The Royce series ran to seven novels between 1970 to 1985, with a ten year gap between 1974’s Trap Spider and 1984’s The Crypto Man.

   The complete series is available on YouTube beginning with the episode below. (The same person who who uploaded this one has also provided the others.) I found it an attractive series, with an offbeat hero and faithful to Royce’s complex plots. Comfort food.

JOHN LUTZ – The Right to Sing the Blues. Alo Nudger #3. St. Martin’s Press, hardcover, 1986. Tor, paperback, 1988. iBooks, softcover, 2001.

   Alo Nudger is a PI home based in St. Louis, but as a diehard jazz fan, when he gets a chance to take a case in New Orleans, and a potentially lucrative one at that, he jumps at the chance. One of his idols, former clarinetist Fat Jack McGee, now a night club owner, has a problem: his current piano player is making eyes at the young girl now singing for Fat Jack at his club. Problem is, the girl is anonymously the daughter of New Orleans most notorious crime lord.

   Trouble is brewing, and Fat Jack needs Nudger to get him out of it.

   The gimmick in the Alo Nudger stories is that the man has a nervous stomach – a very nervous stomach – and he takes antacids totally non-stop throughout the story. Personally I think as a gimmick, it’s overdone, but you have to admit that it’s also unique.

   John Lutz, who died in 2021, was a very good writer. His prose flows smooth and easily, with every so often an especially nice turn of phrase, and his characters are substantially more than two-dimensional. What bothered me, though, plotwise, is why his investigation annoys so many people, including the cops and a pair of thugs who take utter delight in beating him up every so often.

   It’s all straightened out by the end of the book though, when all of the pieces finally fall into place. All in all, not an epic piece, but an entirely enjoyable one.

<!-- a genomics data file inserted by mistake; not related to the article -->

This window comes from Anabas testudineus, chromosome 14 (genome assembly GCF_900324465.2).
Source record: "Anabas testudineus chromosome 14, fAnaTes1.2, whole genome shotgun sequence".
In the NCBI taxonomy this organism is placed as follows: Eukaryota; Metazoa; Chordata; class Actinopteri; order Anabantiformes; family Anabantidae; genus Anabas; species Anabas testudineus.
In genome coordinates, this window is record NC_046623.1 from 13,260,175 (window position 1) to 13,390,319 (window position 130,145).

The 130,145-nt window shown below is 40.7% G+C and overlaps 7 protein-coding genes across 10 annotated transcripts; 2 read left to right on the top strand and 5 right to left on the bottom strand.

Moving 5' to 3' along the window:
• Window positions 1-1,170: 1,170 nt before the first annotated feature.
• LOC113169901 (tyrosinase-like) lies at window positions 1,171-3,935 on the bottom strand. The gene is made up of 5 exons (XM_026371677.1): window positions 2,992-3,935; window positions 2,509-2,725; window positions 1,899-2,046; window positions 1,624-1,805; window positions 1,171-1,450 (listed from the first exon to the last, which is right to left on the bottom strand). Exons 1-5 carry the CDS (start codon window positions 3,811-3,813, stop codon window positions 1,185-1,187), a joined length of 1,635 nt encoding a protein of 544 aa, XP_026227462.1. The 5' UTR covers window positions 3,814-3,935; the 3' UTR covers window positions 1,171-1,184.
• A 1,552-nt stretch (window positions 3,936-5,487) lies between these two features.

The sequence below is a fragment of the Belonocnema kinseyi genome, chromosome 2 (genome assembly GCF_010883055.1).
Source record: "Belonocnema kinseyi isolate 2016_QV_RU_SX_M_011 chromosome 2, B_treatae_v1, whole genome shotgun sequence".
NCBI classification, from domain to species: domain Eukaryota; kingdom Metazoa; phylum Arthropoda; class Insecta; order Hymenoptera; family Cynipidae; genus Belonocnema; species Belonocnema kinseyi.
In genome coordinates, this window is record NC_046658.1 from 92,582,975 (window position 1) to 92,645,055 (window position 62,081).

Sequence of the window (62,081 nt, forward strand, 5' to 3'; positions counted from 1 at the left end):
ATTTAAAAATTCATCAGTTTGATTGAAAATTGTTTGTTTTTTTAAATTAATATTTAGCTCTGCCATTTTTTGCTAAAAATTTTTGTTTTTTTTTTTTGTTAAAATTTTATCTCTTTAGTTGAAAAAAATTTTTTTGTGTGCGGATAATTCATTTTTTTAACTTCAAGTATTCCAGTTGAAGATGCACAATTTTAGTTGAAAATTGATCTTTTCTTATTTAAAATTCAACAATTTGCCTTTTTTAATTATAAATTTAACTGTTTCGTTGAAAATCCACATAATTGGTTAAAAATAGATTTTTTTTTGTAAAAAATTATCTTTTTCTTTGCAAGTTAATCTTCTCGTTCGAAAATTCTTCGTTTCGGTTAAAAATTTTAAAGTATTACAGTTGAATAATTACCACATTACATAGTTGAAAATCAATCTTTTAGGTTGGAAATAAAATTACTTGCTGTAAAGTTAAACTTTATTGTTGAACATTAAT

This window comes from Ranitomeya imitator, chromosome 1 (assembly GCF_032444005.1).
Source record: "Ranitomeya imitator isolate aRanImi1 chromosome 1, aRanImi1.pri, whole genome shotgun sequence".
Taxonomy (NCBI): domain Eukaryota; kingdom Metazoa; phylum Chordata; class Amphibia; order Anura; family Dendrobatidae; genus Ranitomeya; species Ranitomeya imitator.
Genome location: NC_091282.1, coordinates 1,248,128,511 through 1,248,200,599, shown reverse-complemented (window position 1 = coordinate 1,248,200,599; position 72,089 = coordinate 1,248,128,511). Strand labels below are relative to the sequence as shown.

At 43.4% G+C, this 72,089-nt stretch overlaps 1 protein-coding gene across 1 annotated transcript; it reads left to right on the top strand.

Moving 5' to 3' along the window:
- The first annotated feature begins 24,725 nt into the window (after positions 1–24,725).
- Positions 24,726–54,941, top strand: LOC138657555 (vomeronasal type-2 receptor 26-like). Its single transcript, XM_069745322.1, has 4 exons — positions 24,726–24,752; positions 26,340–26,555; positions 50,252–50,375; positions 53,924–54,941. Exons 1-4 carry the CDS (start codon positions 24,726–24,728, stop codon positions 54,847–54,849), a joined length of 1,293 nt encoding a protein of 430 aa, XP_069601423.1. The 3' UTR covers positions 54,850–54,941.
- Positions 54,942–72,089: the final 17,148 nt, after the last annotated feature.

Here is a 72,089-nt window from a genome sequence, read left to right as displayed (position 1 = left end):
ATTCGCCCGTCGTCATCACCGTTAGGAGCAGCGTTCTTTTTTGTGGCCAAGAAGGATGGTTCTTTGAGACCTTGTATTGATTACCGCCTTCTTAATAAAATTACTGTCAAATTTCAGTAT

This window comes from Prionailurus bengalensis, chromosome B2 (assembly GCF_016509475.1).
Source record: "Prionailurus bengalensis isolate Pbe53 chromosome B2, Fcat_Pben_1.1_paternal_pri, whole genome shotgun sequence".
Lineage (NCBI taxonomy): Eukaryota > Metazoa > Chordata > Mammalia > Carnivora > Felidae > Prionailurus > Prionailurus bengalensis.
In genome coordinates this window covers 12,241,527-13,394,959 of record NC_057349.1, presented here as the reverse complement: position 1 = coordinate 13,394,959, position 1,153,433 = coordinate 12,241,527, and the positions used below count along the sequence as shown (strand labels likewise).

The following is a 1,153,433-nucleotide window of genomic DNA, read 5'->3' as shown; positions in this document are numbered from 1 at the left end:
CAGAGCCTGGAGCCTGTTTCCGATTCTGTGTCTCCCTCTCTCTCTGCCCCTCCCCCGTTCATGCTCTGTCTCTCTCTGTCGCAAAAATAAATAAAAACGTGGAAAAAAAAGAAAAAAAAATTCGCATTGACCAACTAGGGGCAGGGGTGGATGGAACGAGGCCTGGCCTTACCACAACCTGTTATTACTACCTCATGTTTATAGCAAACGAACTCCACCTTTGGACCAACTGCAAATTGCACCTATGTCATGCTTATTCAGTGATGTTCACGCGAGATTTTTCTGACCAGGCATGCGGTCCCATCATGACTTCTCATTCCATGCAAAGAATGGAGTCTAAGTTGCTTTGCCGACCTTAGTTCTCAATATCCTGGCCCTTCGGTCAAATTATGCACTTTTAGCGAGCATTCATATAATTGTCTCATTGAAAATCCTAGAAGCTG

Rating on my trademarked H/B [hard-boiled] scale: 4.8. Too many Tums!

      The Alo Nudger series –

1. Buyer Beware (1976)
2. Night Lines (1985)
3. The Right to Sing the Blues (1986)
4. Ride the Lightning (1987)
5. Dancer’s Debt (1988)
6. Time Exposure (1989)
7. Diamond Eyes (1990)
8. Thicker Than Blood (1993)
9. Death by Jury (1995)
10. Oops! (1998)
The Nudger Dilemmas (story collection, 2001)



RANDY WAYNE WHITE – Captiva. Doc Ford #4. Putnam, hardcover, 1996. Berkley, paperback, 1997.

   I read one of the earlier in this series, the second or third, and I didn’t like it nearly as much as most people seemed to. It was okay, but I didn’t see anything at all exceptional about it. Maybe it was my aversion to Florida stories …

   Doc Ford, former government agent, turned marine biologist, is located in the middle of a mess. A ban on net-fishing has been passed by the state government, and partisans on both sides are in an ugly mood. Doc has friends in both camps and tries to keep a low profile, but when a net-fisherman is killed while attempting to do damage with a bomb (which he did, destroying two boats), matters turn really ugly. Doc tries to calm the waters, but there will be more violence and more death before they still.

   The publicity material includes the inevitable comparison to John D. MacDonald, which is of course ridiculous; but maybe not quite as ridiculous as it usually is. White does have a real feel for working-class Florida fishing country, and Doc Ford is an intriguing and not too overdone knight errant. The supporting characters are well-drawn and believable, as well.

   There’s not an overabundance of cowboy action, and what there is doesn’t seem out of place. All told, I didn’t find anything to dislike about this, and considerable to enjoy  Maybe I misjudged old Randy White, you think?

— Reprinted from Ah Sweet Mysteries #25, May 1996.


FRANCES BEEDING – The House of Dr. Edwardes. Little Brown, 1926. Filmed as Spellbound (Selznick/UA, 1945) with Ingrid Bergman, Gregory Peck, Michael Chekhov, Leo G. Carroll, Rhonda Fleming, John Emery, Norman Lloyd, Bill Goodwin, Wallace Ford, Art Baker, and Regis Toomey. Dream sequence based on designs by Salvador Dali. Screenplay by Ben Hecht and Angus MacPhail. Directed by Alfred Hitchcock.

   A pleasant read, a fun movie, and an interesting glimpse into the creative process…..

   The House of Dr. Edwardes is an out-and-out Gothic, set in a remote Castle/Sanitarium staffed by a few professionals and the kind of superstitious villagers who used to populate old horror movies. Into this moody-broody set-piece steps Constance Sedgewick, pretty young thing just out of Medical School and newly hired by Dr. Edwardes, who is conveniently away. Also recently arrived is Dr. Murchison, handsome and slightly sinister in the best Gaslight tradition, who arrived with a mysterious patient in tow, a homicidal maniac who is kept locked away.